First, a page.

• Go and have a look at your Downloads and Documents folders.
  • Clear browser cache. When Finder is open, click on Go option in menu bar. Type ~/Library/Caches in the box and press enter. You’ll see a list of cache items.

5. You Don’t Use Apple Apps.

The first thing most newcomers do when they get a Mac is to download Chrome. I know Chrome is better in many respects. It has better plugin support and it works so seamlessly for power users. But have you ever given a chance to Safari? 

Just like everything under the sun, Chrome also has its fair share of harms. And if you’ve been using Chrome (especially on a Mac) for a while, you’d know it is one of the most power-hungry browsers (if not the most). It takes up loads of memory, making your Mac laggy. 

How To Fix?

Apple apps are better in non-Apple ones if you’re on a Mac. Pages is lighter and faster than Microsoft Word and yet offers most features of it. Numbers are also as good as Excel. Notes is lighter than Evernote. 

So just give Safari a chance, use it for a day and you’ll realise it isn’t that bad. And for most of you, it might be better than Chrome because:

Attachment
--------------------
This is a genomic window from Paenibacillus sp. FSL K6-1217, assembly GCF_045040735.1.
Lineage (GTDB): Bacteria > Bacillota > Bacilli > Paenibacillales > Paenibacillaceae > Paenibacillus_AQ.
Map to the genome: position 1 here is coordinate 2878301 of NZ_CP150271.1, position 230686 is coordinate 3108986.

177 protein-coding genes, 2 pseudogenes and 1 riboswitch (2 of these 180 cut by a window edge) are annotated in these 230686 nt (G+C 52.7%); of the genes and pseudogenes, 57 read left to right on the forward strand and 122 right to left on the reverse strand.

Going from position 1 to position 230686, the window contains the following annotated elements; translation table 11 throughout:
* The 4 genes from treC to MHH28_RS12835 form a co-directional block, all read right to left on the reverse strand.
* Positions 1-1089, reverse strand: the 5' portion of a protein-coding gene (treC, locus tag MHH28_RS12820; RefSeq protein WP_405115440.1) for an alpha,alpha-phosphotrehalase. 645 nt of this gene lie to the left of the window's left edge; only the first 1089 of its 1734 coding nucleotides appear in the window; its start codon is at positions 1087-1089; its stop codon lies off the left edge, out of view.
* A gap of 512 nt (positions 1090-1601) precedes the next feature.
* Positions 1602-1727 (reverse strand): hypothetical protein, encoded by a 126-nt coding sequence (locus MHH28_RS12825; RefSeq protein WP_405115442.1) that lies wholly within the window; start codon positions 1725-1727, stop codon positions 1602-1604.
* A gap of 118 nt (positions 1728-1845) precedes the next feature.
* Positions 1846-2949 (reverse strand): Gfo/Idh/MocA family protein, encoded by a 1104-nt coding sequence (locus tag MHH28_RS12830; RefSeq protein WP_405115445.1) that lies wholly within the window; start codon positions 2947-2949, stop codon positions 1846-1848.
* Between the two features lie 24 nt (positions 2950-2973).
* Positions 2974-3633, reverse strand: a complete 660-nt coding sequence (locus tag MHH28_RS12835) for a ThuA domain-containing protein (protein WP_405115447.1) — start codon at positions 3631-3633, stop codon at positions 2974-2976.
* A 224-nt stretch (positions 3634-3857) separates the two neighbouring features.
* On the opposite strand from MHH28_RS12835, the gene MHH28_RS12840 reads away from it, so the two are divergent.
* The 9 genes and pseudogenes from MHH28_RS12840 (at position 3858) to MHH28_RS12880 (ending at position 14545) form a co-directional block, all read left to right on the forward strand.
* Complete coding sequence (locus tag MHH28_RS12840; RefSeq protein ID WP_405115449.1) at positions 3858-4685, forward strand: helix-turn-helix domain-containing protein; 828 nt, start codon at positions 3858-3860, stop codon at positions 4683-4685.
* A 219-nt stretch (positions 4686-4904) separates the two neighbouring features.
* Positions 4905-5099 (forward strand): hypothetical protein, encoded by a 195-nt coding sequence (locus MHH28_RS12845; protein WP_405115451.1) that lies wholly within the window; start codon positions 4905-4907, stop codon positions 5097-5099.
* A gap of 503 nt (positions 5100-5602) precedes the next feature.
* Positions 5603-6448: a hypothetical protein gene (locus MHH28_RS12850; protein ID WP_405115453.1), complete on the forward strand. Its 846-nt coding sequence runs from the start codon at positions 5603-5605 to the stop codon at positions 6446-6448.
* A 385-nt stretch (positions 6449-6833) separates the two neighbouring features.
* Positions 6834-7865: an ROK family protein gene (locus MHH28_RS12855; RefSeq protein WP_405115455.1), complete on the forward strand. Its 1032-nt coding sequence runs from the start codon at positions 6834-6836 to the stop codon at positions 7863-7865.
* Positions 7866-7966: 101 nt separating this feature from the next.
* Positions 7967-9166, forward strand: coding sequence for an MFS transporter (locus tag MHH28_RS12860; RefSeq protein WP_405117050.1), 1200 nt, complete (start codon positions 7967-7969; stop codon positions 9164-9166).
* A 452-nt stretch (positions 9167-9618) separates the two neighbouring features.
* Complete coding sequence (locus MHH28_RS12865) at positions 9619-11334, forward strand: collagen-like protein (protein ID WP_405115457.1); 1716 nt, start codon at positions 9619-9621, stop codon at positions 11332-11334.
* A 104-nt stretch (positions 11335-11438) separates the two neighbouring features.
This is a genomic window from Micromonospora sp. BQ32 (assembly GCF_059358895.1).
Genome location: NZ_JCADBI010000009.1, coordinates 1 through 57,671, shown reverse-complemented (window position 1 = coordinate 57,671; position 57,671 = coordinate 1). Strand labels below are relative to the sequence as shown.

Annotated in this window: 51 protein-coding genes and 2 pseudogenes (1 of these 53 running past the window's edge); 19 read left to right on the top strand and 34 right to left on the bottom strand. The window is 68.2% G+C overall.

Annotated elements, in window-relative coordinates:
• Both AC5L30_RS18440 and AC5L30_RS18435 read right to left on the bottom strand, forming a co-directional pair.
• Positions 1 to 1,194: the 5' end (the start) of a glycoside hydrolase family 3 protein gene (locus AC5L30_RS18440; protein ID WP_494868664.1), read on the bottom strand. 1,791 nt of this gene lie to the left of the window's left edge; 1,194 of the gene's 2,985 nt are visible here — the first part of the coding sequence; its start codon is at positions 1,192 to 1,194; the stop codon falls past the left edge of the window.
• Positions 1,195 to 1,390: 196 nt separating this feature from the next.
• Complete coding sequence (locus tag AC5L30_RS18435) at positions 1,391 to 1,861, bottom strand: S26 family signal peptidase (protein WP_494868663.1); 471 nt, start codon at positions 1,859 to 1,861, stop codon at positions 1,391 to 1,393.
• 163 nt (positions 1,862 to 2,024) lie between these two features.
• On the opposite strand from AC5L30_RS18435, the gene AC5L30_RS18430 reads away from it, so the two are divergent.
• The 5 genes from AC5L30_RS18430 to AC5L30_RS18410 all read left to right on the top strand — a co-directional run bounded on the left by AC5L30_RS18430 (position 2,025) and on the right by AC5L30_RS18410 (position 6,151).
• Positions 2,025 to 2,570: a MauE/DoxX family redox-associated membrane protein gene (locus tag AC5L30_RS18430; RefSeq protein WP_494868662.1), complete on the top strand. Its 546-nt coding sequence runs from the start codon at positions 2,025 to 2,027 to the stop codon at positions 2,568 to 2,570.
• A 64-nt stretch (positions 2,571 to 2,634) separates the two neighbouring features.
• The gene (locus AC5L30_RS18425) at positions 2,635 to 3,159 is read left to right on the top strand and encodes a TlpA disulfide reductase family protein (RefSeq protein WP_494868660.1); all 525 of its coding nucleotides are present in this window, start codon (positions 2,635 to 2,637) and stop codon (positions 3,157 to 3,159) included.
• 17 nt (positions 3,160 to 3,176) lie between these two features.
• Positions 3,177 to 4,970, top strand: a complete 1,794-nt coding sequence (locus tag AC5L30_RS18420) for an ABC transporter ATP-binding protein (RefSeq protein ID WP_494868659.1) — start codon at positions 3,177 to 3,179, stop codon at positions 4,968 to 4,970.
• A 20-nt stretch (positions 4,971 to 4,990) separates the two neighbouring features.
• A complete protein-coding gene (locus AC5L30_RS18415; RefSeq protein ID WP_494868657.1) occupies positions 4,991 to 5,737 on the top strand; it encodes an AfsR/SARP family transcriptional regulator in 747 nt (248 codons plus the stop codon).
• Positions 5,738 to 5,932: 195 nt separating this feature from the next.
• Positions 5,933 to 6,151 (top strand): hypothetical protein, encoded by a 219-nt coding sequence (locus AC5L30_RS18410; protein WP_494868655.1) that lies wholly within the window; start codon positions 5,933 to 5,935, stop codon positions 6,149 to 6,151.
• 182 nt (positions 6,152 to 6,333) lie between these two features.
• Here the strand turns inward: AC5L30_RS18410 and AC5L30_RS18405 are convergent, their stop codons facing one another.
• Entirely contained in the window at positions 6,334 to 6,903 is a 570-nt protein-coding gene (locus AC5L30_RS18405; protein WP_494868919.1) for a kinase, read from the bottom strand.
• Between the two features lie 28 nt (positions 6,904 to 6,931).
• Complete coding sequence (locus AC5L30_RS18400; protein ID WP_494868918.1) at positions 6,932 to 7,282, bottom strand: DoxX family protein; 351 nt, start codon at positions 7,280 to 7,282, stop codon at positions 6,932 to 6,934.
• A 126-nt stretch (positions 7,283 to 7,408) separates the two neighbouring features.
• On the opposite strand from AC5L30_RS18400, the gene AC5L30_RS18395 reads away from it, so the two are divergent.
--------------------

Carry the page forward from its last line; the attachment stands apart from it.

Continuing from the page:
• It’s great for lightweight browsing that includes reading, watching or just randomly exploring.
  • If you own an iPhone you can also enjoy syncing tabs, bookmarks or history.
  • You can now enjoy a faster browser and longer battery life.

Also, remember to keep the ones you use updated.

Some Common Mistakes New Users Make:

6. You Shut Down Your Mac After Every Use

Macs aren’t built to be used like a Windows PC, which needs to be shut down after you finish working on it. Macs are designed to be used as a smartphone or an iPhone to be specific. 

You should not shut your Mac down and instead put it to sleep. 

When your Mac is in sleep, it does some work in the background — like indexing files for Spotlight — so to provide a better experience to you. These operations hardly take any battery charge or memory resources.

But when you shut it down, it isn’t able to perform those operations so it does it when you open your Mac the next time to work. This results in your Mac being slower for a while.

7. You Don’t Have Patience.

When your Mac lags or slows down, there might not necessarily there’s something wrong. Users especially first-timers panic if they’re Macs freeze. 

Your Mac has limited resources and power. And whenever it is under much load, it might slow down temporarily.

There can be many reasons for such slowdown of speed which might not be related to any of the above reasons:

There are many times when the slowing down of your Mac is just the normal thing and is not due to any of the above reasons:

  • After updating the OS or any apps.
  • After a reboot.
  • After connecting or ejecting a USB Hard Drive with tons of files in it.
  • When using a heavy non-Apple app.
  • When your browsers have a large number of tabs open. Note that the recommended number is ~9.
  • If your Mac is really old. Upgrading is the only option in this case.